Dr. Haifa Maamar
Emerging Technologies Education Director
Full Sail University
“I want young women to see that I am here, I am working in the field, and that they can do it, too. This is not only for boys. You can understand it, you can do it, you can master it — and don’t let anyone tell you anything different.” — Dr. Haifa Maamar
Dr. Haifa Maamar has been making waves in the tech world for years, even before coming on the scene in the Orlando area. Now, as the education director of emerging technologies at Full Sail University, she uses her expertise from years of research and experience to help Full Sail students and graduates become leaders in the emerging technologies industry and to push Central Florida to new realms of possibility.
Growing up in Tunisia, Maamar cultivated her fascination with technology in all its forms.
“I attended a STEM-focused middle and high school that both only accepted the best students of the country — and we were all very competitive. We all wanted to become doctors or engineers,” she says. “My strengths were really math, science and programming in general. At the time, I was determined to be a neurosurgeon.”
Combining Medicine and Technology
It wasn’t until after moving to Canada to focus on her degree at the University of Ottawa that she switched gears, realizing she could still pursue her passion for neuroscience while exploring the wider field of computer science. “For my master’s degree,” Maamar recalls, “I worked on a distributed collaborative virtual simulation of a brain tumor telesurgery class of applications.”
In her quest to earn each of her degrees — including a bachelor’s in computer engineering, a master’s in electrical engineering and a doctorate in computer and electrical engineering — Maamar found ways to advance and apply her skills in everything from virtual and augmented reality to creating a Roomba-like robot. She even worked on a project for National Defense Canada to create training systems for first responders using 3D streaming and wireless multimedia.
Maamar went on to a role as the solution architect at the Montreal Stock Exchange, where she built software solutions fused in several trading systems including Montreal, Toronto, New York, Boston, Milan and Paris stock exchanges. But something was missing.
“I had this feeling that I needed to teach,” she says. “That was my passion.”
Ready for a redirect, she went looking for education opportunities nearby. “One of the most popular applications of my Ph.D. is multiplayer games, but I didn’t even know there was such a thing as gaming programs,” she laughs.
Finding Full Sail
Intrigued, she applied to Full Sail University and was quickly accepted for the mobile gaming master’s program. She soon began teaching the game development and computer science bachelor’s programs as well, getting a crash course in exactly what Full Sail does. Today at Full Sail, she oversees all technology and gaming programs, including some at the master’s level.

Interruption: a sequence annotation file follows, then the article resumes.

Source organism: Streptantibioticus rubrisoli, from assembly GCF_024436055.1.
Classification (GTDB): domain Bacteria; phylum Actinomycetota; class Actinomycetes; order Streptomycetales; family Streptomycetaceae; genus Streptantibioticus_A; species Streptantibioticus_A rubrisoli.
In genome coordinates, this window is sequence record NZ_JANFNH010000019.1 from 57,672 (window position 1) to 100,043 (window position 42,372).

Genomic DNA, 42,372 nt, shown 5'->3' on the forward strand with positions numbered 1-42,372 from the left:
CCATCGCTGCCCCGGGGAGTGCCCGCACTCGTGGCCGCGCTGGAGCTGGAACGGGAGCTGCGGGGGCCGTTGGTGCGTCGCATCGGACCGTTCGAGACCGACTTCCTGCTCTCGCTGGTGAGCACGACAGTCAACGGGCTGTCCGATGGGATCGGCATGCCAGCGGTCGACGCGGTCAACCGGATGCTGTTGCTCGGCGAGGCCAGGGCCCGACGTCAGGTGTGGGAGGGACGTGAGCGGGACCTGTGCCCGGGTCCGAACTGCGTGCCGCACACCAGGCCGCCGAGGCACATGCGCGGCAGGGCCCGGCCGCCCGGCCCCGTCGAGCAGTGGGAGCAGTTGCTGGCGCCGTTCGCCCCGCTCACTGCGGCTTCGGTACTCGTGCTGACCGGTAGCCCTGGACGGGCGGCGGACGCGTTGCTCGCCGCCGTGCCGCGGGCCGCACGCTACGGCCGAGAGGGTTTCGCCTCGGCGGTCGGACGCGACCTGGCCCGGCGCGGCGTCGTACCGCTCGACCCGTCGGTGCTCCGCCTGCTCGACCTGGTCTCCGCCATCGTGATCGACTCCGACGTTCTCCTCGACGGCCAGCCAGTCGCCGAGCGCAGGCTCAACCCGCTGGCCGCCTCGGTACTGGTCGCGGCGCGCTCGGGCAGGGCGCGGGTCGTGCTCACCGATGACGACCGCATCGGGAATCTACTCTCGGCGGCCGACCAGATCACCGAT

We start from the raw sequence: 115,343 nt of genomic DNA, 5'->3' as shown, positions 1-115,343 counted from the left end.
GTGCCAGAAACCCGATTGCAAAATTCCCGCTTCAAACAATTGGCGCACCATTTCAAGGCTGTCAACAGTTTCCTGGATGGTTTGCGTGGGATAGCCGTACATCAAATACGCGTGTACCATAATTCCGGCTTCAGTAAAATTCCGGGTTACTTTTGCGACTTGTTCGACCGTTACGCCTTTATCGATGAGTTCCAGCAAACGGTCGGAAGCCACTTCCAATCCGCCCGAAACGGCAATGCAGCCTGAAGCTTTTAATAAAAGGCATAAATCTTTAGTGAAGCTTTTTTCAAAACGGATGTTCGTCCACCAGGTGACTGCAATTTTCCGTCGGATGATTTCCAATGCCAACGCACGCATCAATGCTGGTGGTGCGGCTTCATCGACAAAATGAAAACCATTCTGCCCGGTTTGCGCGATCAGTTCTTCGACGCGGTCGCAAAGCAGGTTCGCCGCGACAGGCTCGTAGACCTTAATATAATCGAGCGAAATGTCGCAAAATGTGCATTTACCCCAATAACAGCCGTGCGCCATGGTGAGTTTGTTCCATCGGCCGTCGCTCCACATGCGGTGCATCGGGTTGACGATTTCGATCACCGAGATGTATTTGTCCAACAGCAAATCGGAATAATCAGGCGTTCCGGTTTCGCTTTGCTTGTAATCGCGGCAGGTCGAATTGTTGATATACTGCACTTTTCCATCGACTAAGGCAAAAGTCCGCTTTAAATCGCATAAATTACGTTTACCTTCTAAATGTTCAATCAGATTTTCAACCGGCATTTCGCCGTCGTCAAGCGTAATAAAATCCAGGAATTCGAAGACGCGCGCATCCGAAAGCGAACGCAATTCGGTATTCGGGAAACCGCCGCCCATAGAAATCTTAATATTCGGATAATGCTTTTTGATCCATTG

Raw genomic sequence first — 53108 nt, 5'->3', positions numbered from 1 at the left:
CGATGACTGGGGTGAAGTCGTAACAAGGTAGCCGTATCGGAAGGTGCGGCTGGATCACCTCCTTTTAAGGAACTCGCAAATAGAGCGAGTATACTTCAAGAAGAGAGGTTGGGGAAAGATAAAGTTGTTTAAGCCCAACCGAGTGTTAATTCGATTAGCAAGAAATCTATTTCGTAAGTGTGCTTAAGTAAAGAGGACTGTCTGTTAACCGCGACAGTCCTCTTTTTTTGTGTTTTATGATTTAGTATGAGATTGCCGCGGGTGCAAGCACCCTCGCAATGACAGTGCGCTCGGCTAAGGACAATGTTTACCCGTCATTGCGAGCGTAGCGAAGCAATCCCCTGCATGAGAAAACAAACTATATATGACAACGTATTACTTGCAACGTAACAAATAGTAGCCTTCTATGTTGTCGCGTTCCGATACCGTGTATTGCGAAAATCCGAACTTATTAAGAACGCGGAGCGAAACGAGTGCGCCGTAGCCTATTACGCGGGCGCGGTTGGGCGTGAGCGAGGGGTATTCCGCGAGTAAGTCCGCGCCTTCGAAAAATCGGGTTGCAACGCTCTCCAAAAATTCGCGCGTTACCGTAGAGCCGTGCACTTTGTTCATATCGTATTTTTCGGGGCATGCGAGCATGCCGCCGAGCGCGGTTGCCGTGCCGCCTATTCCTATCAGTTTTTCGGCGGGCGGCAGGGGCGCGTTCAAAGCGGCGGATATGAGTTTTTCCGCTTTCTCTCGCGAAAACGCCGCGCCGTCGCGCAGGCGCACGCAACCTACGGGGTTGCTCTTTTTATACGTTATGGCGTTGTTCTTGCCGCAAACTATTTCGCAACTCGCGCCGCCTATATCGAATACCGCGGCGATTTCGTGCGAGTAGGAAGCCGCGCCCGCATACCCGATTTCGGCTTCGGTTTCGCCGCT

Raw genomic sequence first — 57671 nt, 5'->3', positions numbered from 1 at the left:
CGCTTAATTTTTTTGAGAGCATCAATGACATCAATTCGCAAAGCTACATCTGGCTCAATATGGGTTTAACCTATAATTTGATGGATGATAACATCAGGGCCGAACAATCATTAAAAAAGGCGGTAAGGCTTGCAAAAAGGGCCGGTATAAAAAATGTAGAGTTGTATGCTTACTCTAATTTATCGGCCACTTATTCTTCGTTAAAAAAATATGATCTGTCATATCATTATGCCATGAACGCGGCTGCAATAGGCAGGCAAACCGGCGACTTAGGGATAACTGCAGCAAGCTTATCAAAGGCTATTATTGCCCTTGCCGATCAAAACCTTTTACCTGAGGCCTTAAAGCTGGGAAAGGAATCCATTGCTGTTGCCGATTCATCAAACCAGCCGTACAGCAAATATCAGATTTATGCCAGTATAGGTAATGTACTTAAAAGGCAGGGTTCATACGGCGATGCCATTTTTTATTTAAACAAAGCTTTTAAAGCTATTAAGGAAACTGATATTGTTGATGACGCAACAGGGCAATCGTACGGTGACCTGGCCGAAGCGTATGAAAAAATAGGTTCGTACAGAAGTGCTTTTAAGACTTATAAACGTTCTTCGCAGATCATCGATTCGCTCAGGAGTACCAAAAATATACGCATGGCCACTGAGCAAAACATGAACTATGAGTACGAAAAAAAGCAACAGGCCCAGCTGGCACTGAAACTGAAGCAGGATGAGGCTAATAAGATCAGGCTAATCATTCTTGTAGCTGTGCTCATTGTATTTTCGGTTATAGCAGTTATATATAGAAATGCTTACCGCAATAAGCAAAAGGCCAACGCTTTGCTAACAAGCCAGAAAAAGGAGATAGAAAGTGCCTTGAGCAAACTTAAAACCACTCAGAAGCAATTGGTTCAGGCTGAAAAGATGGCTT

On top of meeting with advisory boards to ensure up-to-date programming for their students and a thorough understanding of real-world applications, Maamar spends her time on the many initiatives started at Full Sail under her watch. Among the many projects are the Full Sail University CECO Interactive Ladder, designed in partnership with the Conductive Education Center of Orlando to help children with motor function disabilities; a NASA Launch Services Program for educational games; and “Starvent Ventilator,” a bag device for a medical ventilator.
In Maamar’s time at the university, Full Sail has been recognized for its exceptional work in emerging technologies. Full Sail has been named one of the “Top 50 Best Undergraduate Game Design Programs” and “Top 25 Best Graduate Game Design Programs” by The Princeton Review and recognized by Florida Trend for its degree programs in cybersecurity with an AI concentration.
Focus on Innovation
Innovation, to Maamar, is in more than just the technology itself. It’s what can happen when everyone has access to opportunities and tools.
In her work through various boards and organizations, Maamar has advocated for the power of diversity. Her work to establish the Cacti Council as a 501c3 nonprofit, for instance, where she helps create teaching materials and curricula to be used as in-school and after-school programs about the fundamentals of computer science, has been especially important for her in reducing the gender gap in STEM fields.
In all of her projects, Maamar upholds her vision for Full Sail and the future: “When people think about technology, I want them to think about Full Sail. I want them to think about the exciting projects our students are working on, and our amazing curriculum.
“I want our students to work on real-world projects, to do the research, get the patents and learn from our faculty,” she says. “That’s how we make sure we are supplying Orlando’s tech hub with highly qualified, employable graduates.
“I want to make sure companies are attracted to Orlando because of our shared passion and the potential for innovation.”